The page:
Link to USGS home page
Thumbnail of cover

Simulated Water Sources and Effects of Pumping on
Surface and Ground Water, Sagamore and Monomoy Flow
Lenses, Cape Cod, Massachusetts

By Donald A. Walter and Ann T. Whealan

Scientific Investigations Report 2004-5181

ABSTRACT

The sandy sediments underlying Cape Cod, Massachusetts, compose an important aquifer that is the sole source of water for a region undergoing rapid development. Population increases and urbanization on Cape Cod lead to two primary environmental effects that relate directly to water supply: (1) adverse effects of land use on the quality of water in the aquifer and (2) increases in pumping that can adversely affect environmentally sensitive surface waters, such as ponds and streams. These considerations are particularly important on the Sagamore and Monomoy flow lenses, which underlie the largest and most populous areas on Cape Cod.

Numerical models of the two flow lenses were developed to simulate ground-water-flow conditions in the aquifer and to (1) delineate areas at the water table contributing water to wells and (2) estimate the effects of pumping and natural changes in recharge on surface waters. About 350 million gallons per day (Mgal/d) of water recharges the aquifer at the water table in this area; most water (about 65 percent) discharges at the coast and most of the remaining water (about 28 percent) discharges into streams. A total of about 24.9 Mgal/d, or about 7 percent, of water in the aquifer is withdrawn for water supply; most pumped water is returned to the hydrologic system as return flow creating a state of near mass balance in the aquifer. Areas at the water table that contribute water directly to production wells total about 17 square miles; some water (about 10 percent) pumped from the wells flows through ponds prior to reaching the wells. Current (2003) steady-state pumping reduces simulated ground-water levels in some areas by more than 4 feet; projected (2020) pumping may reduce water levels by an additional 3 feet or more in these same areas. Current (2003) and future (2020) pumping reduces total streamflow by about 4 and 9 cubic feet per second (ft3/s), corresponding to about 5 percent and 9 percent, respectively, of total streamflow.

Natural recharge varies with time, over both monthly and multiyear time scales. Monthly changes in recharge cause pond levels to vary between 1 and 2 feet in an average year; annual changes in recharge, which can be much larger than monthly variations, can cause pond levels to vary by more than 10 feet in some areas over a period of years. Streamflow, which also changes in response to changes in recharge, varies by a factor of two over an average year and can vary more over multiyear periods. On average, monthly pumping ranges from 15.8 Mgal/d in March to 45.3 Mgal/d in August. Pumping and the distribution of return flow can seasonally affect the hydrologic system by lowering ground-water and pond levels and by depleting streamflows, particularly in the summer months. Maximum drawdowns in March and August exceed 3 feet and 6 feet, respectively, for current (2003) pumping. Simulated drawdowns from projected (2020) pumping, relative to water levels representing 2003 pumping conditions, exceed 2 feet in March and 5 feet in August. Current (2003) and future (2020) pumping can decrease pond levels in some areas by more than 3 feet; drawdown generally is largest during the month of August of an average year. Over multiyear periods, seasonal pumping can lower pond levels in some areas by more than 4 feet; the effects of seasonal pumping are largest during periods of reduced recharge. Monthly streamflow depletion varies in individual streams but can exceed 2 ft3/s in some streams.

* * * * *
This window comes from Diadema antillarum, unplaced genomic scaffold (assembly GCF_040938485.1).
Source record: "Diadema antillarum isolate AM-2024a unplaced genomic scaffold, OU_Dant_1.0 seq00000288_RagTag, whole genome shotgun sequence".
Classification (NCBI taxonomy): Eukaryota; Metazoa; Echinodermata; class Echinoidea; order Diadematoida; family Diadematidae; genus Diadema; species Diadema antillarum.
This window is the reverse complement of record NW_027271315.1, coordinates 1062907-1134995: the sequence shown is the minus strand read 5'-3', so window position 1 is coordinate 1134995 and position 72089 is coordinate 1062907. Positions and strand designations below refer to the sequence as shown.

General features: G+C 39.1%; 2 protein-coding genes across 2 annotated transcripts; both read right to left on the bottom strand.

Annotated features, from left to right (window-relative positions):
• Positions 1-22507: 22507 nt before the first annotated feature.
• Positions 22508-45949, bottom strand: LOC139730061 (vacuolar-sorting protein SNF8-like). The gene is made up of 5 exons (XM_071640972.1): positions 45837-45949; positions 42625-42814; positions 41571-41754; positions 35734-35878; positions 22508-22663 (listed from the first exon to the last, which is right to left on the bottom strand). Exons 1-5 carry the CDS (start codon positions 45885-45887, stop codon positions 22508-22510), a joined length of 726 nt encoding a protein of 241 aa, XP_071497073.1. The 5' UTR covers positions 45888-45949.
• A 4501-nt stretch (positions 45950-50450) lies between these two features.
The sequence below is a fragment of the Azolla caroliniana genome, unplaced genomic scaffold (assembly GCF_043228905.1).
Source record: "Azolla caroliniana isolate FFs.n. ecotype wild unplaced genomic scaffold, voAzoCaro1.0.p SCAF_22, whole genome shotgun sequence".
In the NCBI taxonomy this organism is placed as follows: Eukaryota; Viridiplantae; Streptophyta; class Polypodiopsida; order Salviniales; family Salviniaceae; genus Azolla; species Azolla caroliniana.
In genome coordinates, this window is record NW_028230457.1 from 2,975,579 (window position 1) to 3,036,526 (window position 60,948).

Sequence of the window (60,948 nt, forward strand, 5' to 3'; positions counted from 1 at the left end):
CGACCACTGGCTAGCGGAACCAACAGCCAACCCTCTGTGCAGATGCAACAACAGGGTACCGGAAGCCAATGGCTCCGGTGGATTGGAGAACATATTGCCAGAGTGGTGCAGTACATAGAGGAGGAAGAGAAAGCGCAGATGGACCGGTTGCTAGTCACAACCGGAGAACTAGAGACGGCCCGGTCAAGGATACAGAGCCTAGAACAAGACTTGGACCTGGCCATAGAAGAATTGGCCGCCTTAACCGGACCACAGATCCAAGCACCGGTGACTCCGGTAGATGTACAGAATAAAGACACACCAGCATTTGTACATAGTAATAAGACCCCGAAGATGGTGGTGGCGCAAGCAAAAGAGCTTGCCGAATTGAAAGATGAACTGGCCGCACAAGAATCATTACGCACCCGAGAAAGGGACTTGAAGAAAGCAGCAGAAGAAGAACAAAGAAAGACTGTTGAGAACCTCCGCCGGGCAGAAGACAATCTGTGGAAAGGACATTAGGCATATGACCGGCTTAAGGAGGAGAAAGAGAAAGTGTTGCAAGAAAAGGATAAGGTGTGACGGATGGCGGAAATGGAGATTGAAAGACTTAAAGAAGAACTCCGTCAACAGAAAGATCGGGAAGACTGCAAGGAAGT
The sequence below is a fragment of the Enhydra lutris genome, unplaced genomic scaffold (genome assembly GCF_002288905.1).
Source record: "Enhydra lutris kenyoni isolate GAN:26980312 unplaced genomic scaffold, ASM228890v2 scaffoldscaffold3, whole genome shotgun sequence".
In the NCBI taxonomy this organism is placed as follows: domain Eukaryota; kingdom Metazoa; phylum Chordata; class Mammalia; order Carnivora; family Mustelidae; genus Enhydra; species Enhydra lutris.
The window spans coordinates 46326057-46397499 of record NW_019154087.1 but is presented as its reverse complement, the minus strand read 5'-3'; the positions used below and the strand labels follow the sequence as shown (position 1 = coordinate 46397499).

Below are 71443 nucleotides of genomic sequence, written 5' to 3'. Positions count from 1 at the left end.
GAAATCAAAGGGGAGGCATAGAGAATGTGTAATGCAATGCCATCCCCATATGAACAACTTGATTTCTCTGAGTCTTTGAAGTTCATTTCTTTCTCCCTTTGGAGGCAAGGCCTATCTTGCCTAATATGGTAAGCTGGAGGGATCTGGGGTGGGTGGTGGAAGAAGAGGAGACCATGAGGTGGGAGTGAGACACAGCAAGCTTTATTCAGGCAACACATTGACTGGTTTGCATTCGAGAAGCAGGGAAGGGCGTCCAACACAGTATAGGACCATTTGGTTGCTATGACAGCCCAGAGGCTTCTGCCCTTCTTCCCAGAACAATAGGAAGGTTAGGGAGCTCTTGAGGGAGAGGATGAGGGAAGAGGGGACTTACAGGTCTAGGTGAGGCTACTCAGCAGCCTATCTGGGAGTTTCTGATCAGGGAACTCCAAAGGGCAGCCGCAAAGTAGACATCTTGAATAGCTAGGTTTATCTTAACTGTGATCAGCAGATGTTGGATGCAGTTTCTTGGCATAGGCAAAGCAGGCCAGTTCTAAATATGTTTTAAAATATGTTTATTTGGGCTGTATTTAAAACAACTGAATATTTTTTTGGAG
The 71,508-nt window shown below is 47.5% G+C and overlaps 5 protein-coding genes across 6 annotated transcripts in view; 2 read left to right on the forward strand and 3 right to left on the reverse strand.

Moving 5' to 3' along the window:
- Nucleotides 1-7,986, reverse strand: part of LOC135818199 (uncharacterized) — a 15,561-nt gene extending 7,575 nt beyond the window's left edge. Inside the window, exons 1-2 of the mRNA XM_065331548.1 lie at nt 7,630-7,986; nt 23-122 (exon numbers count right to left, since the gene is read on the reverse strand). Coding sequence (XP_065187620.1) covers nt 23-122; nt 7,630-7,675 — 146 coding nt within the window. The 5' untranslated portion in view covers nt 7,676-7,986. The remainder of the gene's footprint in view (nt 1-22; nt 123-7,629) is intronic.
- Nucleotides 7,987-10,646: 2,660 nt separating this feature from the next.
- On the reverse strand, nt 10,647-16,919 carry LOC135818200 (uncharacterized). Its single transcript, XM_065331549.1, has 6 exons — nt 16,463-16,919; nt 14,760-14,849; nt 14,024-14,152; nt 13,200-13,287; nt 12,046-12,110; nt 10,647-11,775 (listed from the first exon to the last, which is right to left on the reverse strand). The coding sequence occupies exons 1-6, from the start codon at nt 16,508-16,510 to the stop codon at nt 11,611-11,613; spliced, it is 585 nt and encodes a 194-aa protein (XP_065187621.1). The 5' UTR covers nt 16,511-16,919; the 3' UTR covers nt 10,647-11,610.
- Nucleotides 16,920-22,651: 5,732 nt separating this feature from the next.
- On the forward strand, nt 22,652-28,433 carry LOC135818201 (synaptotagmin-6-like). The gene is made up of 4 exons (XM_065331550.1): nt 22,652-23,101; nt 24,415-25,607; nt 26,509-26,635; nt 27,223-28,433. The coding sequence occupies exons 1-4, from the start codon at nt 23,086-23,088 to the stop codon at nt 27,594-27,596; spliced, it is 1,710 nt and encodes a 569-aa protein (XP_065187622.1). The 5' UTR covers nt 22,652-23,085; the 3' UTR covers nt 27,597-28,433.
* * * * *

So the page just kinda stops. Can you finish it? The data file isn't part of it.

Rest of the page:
The combined effects of seasonal pumping and drought can reduce pond levels by more than 10 feet below average levels. Water levels in Mary Dunn Pond, which is in an area of large current and projected pumping, are predicted (2020) to decline during drought conditions by about 10.6 feet: about 6.9 feet from lower recharge, about 2.3 feet from current (2003) pumping, and about 1.4 feet from additional future (2020) pumping. The results indicate that pumping generally does not cause substantial streamflow depletion and that the primary effect of pumping is on water levels in ponds. Natural changes in recharge account for most of the variation in pond levels; however, pumping can cause substantial declines in the levels of ponds near pumping wells. Also, the effects of pumping and recharge can combine to cause drawdowns of more than 10 feet in some areas.

CONTENTS

Abstract

Introduction

Purpose and Scope

Methods of Analyses

Data Collection

Numerical Models

Limitations of Analyses

Hydrogeology of the Sagamore and Monomoy Flow Lenses

Geologic History

Hydrogeologic Framework

Hydrologic System

Ground Water

Surface Water

Water Use

Simulated Water Sources to Wells and Surface Waters

Hydrologic Budgets and Source Areas to Ponds, Streams, and Coastal Boundaries

Areas Contributing Recharge to Wells

Current (2003) Conditions

Future (2020) Conditions

Limitations of Analyses

Simulated Effects of Pumping on Hydrologic System

Long-Term Average Conditions

Water Levels

Streamflow

Effects of the Upper Cape Cooperative Wells

Effects of Time-Varying Hydrologic Stresses

Time-Varying Recharge

Time-Varying Pumping

Average Monthly Conditions

Annual and Seasonal Conditions

Summary

Acknowledgments

References Cited

Appendix 1

FIGURES

1–3.Maps showing:

1.Location of Sagamore and Monomoy flow lenses, Cape Cod, Massachusetts

2.Location of continental ice sheets near present-day Cape Cod during the late Pleistocene

3.Surficial geology of western and central Cape Cod and location of glacial ice margins during the late Pleistocene